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A fortifying force? by Stephanie Santana, FFI Graduate Research Assistant, Emory University

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lobally, 85 countries require millers to fortify their flour with nutrients such as iron, riboflavin, folic acid, zinc, vitamin B12 and vitamin A. These nutrients have a range of benefits from assisting in cognitive development to strengthening immune systems. A lesser-used mineral with its own set of unique benefits is calcium. However, the United Kingdom is one of the few countries that add it to flour. How did this happen and what results has it yielded? Anticipating a reduction in dairy products because of World War II, the United Kingdom enforced the fortification of flour with calcium carbonate during the early 1940s. A possible concern may have been the increased risk of rickets, which can be caused by a deficiency of calcium, Vitamin D, or phosphate and result in weakened bones. One of the companies following the mandate is Wessex Mill located in Oxfordshire, England. “It was decided after WWII that white flour should have the same nutritional properties as wholemeal flour to boost the health of the population by providing them with vitamins through their bread,” said Emily Munsey, a Trainee Mill Manager at Wessex Mill. Today, millers are also required to include iron, thiamine (Vitamin B1), and nicotinic acid.

Can calcium boost the health of a population?

Young children are encouraged to drink milk to develop strong bones and pearly white teeth. It is the most abundant mineral within a human body, and calcium remains as equally important to adults. According to the United States National Institutes of Health, the mineral is necessary for performing key tasks, such as the transmission of nerve messages, muscle function, or blood clotting. Furthermore, a lack of calcium may lead to an increased risk of osteoporosis. Humans do not produce calcium themselves. We must consume it, and luckily, many foods offer it naturally. Those include cabbage, kale, broccoli, almonds, yogurt, cheese, and of course, milk. In fact, the World Health Organization (WHO) states that dairy products make up 50-80 percent of dietary calcium for most industrialized countries. However, what if someone is allergic to dairy or what if dairy products were scarce in a region? Well, fortified flour can be that steady alternative to maintain adequate calcium levels. 44 | February 2017 - Milling and Grain

Based on North American and Western European data, the WHO’s recommended daily calcium allowance for adults ranges from 1000-1300 mg/day. The values vary depending on a person’s gender, age, and pregnancy status. To measure if a person is actually getting enough calcium, the UK measures intake levels. However, there is no universally agreed-upon cutoff to define deficiency1. In 1981, a committee within the UK’s Scientific Advisory Committee on Nutrition (SACN) reported that flour fortification should no longer be mandatory. But in 1998, that same committee suggested that calcium fortification of flour be maintained over concern of intakes falling below a certain level. In a 2012 report, SACN affirmed that removing calcium from flour would “decrease population intakes of calcium and increase the proportion with intakes below the LRNI (lower reference nutrient intake)”. SACN says this may lead to an increased risk in calcium deficiency, especially for women and low-income groups.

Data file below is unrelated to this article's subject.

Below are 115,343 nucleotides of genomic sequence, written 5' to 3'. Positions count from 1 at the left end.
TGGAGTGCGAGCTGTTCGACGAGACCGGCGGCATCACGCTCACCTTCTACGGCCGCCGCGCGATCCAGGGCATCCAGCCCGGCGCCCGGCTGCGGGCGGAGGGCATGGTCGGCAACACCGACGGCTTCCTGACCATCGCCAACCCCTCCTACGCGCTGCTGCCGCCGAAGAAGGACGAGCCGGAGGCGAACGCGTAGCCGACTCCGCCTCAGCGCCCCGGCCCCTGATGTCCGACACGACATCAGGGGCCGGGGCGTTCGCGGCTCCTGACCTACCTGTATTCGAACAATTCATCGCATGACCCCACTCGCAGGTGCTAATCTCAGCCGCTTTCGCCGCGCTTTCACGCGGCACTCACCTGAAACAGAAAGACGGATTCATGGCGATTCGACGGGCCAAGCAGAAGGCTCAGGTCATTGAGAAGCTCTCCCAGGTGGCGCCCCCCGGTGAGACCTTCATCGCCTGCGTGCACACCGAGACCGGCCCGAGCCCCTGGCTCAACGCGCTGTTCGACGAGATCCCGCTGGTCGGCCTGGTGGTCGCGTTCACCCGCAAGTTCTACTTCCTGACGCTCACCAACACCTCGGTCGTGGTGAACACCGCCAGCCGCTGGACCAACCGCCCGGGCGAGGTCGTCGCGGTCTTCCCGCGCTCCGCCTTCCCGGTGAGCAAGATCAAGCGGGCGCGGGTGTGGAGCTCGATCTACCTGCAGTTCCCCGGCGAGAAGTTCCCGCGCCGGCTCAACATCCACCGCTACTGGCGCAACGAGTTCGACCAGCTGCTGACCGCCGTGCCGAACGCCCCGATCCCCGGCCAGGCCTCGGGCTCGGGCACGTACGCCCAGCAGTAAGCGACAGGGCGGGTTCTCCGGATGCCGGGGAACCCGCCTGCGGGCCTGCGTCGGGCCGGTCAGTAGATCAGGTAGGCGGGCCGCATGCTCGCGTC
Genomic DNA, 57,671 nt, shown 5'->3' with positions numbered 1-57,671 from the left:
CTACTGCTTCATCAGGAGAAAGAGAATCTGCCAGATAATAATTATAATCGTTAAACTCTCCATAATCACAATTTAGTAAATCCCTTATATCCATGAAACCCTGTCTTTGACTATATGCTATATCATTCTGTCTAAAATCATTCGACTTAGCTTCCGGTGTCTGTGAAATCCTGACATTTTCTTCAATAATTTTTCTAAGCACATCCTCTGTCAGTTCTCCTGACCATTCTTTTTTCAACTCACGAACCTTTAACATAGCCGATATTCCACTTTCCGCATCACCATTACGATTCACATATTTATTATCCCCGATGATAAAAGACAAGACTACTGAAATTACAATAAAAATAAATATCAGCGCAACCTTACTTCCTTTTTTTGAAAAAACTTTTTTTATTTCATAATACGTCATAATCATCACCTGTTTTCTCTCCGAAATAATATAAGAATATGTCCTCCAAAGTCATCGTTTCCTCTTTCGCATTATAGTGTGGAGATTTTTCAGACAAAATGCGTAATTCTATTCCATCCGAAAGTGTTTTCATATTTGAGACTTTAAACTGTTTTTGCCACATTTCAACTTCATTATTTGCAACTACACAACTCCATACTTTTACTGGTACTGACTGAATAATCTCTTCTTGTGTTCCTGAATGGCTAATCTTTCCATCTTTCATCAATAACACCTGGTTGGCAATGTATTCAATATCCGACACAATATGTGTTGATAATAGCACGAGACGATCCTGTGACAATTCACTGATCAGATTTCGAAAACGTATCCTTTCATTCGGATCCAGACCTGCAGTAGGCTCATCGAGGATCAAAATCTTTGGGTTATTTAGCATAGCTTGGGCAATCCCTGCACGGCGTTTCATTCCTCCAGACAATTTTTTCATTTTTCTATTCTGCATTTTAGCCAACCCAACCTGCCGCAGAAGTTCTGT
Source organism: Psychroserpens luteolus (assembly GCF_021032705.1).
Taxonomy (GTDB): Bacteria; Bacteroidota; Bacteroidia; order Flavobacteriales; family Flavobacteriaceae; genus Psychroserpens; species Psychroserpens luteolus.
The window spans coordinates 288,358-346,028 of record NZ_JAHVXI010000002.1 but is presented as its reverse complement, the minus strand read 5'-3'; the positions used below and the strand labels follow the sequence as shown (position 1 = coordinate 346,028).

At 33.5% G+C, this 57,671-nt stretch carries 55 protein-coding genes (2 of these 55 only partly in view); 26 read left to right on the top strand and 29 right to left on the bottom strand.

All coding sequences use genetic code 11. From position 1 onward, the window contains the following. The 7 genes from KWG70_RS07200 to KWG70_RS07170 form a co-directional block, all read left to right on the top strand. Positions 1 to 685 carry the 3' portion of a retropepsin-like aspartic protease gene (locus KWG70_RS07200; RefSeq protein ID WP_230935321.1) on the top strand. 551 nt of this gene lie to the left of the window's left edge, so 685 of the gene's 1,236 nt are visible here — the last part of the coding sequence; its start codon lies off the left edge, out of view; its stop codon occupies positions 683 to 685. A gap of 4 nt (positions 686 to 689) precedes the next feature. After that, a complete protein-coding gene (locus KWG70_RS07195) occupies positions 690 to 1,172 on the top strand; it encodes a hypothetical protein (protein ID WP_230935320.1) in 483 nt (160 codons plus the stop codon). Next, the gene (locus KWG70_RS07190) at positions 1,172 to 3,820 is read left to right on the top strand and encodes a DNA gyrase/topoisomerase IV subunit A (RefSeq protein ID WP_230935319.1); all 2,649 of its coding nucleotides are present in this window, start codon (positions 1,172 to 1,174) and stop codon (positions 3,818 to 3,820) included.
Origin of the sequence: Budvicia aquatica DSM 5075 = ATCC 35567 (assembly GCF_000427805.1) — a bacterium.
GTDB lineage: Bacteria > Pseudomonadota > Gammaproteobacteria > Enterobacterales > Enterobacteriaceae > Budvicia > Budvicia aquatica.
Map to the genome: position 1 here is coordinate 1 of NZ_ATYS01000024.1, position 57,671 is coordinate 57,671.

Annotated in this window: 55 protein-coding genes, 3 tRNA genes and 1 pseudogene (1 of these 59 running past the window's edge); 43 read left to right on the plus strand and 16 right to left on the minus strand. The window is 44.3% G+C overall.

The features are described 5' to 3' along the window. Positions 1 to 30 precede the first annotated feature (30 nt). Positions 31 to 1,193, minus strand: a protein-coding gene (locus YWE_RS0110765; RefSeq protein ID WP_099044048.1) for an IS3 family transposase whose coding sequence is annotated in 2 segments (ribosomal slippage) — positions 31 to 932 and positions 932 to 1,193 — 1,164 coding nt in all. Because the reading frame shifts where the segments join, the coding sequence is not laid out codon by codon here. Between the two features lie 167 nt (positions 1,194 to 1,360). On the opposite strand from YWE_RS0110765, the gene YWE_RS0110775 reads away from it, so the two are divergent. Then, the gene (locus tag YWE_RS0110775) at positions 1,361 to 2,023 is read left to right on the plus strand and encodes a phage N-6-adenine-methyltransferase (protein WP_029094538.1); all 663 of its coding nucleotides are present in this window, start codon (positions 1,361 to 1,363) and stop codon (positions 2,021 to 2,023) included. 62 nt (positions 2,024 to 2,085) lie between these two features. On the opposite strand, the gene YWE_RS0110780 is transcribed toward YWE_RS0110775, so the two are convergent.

Why do so few countries fortify flour with calcium?

One factor may be that the prevalence of deficiency is just not available in most countries, according to the WHO. Countries can measure bone resorption in urine or plasma, but it is a costly method2. Other reasons may include the challenges of adding calcium. According to Annette Bueter of Mühlenchemie, a German-based premix provider, calcium carbonate can interact with humidity in an acidic environment and produce carbon dioxide. Because carbon dioxide is a gas, it may cause the bags to burst. Quentin Johnson, Training and Technical Support Coordinator of the Food Fortification Initiative (FFI), adds that flow ability, quantity and cost may also be an issue, and “Calcium carbonate and calcium sulphate are not very free flowing, which can cause feeder problems and inconsistency of addition rate.” Johnson says that the levels of calcium are much higher than other minerals, such as iron and zinc. For example, the UK requires 235 - 390 mg calcium per 100 g of flour while it requires not more than 1.65 mg of iron per 100 grams of flour. The typical cost for calcium may also be a limiting factor. Calcium carbonate is about $.50 per kg while calcium sulphate, an alternative form, fetches a price tag of about $1.00 per kg. Jordan fortifies wheat flour with calcium, along with 10 other vitamins and minerals. Cost is not an issue for millers because the Ministry of Health procures the premix and distributes it to all the mills at no cost, said Nicolas Tsikhlakis, Chief Operating Officer and Partner of Modern Flour Mills and Macaroni Factories Co. in Amman, Jordan.

FEB 2017 - Milling and Grain magazine  
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